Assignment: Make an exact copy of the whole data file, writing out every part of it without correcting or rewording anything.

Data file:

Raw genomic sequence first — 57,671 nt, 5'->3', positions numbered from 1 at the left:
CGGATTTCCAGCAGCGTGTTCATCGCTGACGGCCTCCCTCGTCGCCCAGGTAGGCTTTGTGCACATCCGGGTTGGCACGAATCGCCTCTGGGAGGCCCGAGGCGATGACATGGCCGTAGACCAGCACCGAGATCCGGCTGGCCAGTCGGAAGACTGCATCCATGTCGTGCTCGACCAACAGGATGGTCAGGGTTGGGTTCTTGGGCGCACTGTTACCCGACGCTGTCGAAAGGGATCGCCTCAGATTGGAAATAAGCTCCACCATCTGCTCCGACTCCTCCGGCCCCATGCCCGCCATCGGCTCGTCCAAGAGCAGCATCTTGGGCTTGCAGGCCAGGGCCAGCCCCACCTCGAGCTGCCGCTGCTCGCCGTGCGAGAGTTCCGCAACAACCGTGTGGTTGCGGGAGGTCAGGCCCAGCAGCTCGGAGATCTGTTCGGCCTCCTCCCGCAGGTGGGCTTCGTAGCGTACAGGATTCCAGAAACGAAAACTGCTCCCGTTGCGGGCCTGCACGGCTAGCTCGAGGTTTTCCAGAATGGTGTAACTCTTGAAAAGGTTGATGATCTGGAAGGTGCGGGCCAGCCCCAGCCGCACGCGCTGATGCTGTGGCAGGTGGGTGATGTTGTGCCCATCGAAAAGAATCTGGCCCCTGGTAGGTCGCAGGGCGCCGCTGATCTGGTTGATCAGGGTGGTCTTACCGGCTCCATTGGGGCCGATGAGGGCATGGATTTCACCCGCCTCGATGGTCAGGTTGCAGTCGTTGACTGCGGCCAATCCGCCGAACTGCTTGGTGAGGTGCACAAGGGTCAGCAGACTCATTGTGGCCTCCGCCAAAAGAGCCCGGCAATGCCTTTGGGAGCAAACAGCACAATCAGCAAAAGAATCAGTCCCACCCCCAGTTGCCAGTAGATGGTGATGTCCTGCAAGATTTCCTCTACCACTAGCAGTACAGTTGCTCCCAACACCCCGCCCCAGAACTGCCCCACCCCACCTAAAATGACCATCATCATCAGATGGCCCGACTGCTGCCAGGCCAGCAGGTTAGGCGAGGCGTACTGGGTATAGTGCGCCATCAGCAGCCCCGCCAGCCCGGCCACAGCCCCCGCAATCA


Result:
Raw genomic sequence first — 57,671 nt, 5'->3', positions numbered from 1 at the left:
CGGATTTCCAGCAGCGTGTTCATCGCTGACGGCCTCCCTCGTCGCCCAGGTAGGCTTTGTGCACATCCGGGTTGGCACGAATCGCCTCTGGGAGGCCCGAGGCGATGACATGGCCGTAGACCAGCACCGAGATCCGGCTGGCCAGTCGGAAGACTGCATCCATGTCGTGCTCGACCAACAGGATGGTCAGGGTTGGGTTCTTGGGCGCACTGTTACCCGACGCTGTCGAAAGGGATCGCCTCAGATTGGAAATAAGCTCCACCATCTGCTCCGACTCCTCCGGCCCCATGCCCGCCATCGGCTCGTCCAAGAGCAGCATCTTGGGCTTGCAGGCCAGGGCCAGCCCCACCTCGAGCTGCCGCTGCTCGCCGTGCGAGAGTTCCGCAACAACCGTGTGGTTGCGGGAGGTCAGGCCCAGCAGCTCGGAGATCTGTTCGGCCTCCTCCCGCAGGTGGGCTTCGTAGCGTACAGGATTCCAGAAACGAAAACTGCTCCCGTTGCGGGCCTGCACGGCTAGCTCGAGGTTTTCCAGAATGGTGTAACTCTTGAAAAGGTTGATGATCTGGAAGGTGCGGGCCAGCCCCAGCCGCACGCGCTGATGCTGTGGCAGGTGGGTGATGTTGTGCCCATCGAAAAGAATCTGGCCCCTGGTAGGTCGCAGGGCGCCGCTGATCTGGTTGATCAGGGTGGTCTTACCGGCTCCATTGGGGCCGATGAGGGCATGGATTTCACCCGCCTCGATGGTCAGGTTGCAGTCGTTGACTGCGGCCAATCCGCCGAACTGCTTGGTGAGGTGCACAAGGGTCAGCAGACTCATTGTGGCCTCCGCCAAAAGAGCCCGGCAATGCCTTTGGGAGCAAACAGCACAATCAGCAAAAGAATCAGTCCCACCCCCAGTTGCCAGTAGATGGTGATGTCCTGCAAGATTTCCTCTACCACTAGCAGTACAGTTGCTCCCAACACCCCGCCCCAGAACTGCCCCACCCCACCTAAAATGACCATCATCATCAGATGGCCCGACTGCTGCCAGGCCAGCAGGTTAGGCGAGGCGTACTGGGTATAGTGCGCCATCAGCAGCCCCGCCAGCCCGGCCACAGCCCCCGCAATCA